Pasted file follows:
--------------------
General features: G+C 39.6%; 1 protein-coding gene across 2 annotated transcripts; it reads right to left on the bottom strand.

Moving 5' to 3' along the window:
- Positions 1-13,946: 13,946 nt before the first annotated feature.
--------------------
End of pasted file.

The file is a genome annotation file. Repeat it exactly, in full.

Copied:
General features: G+C 39.6%; 1 protein-coding gene across 2 annotated transcripts; it reads right to left on the bottom strand.

Moving 5' to 3' along the window:
- Positions 1-13,946: 13,946 nt before the first annotated feature.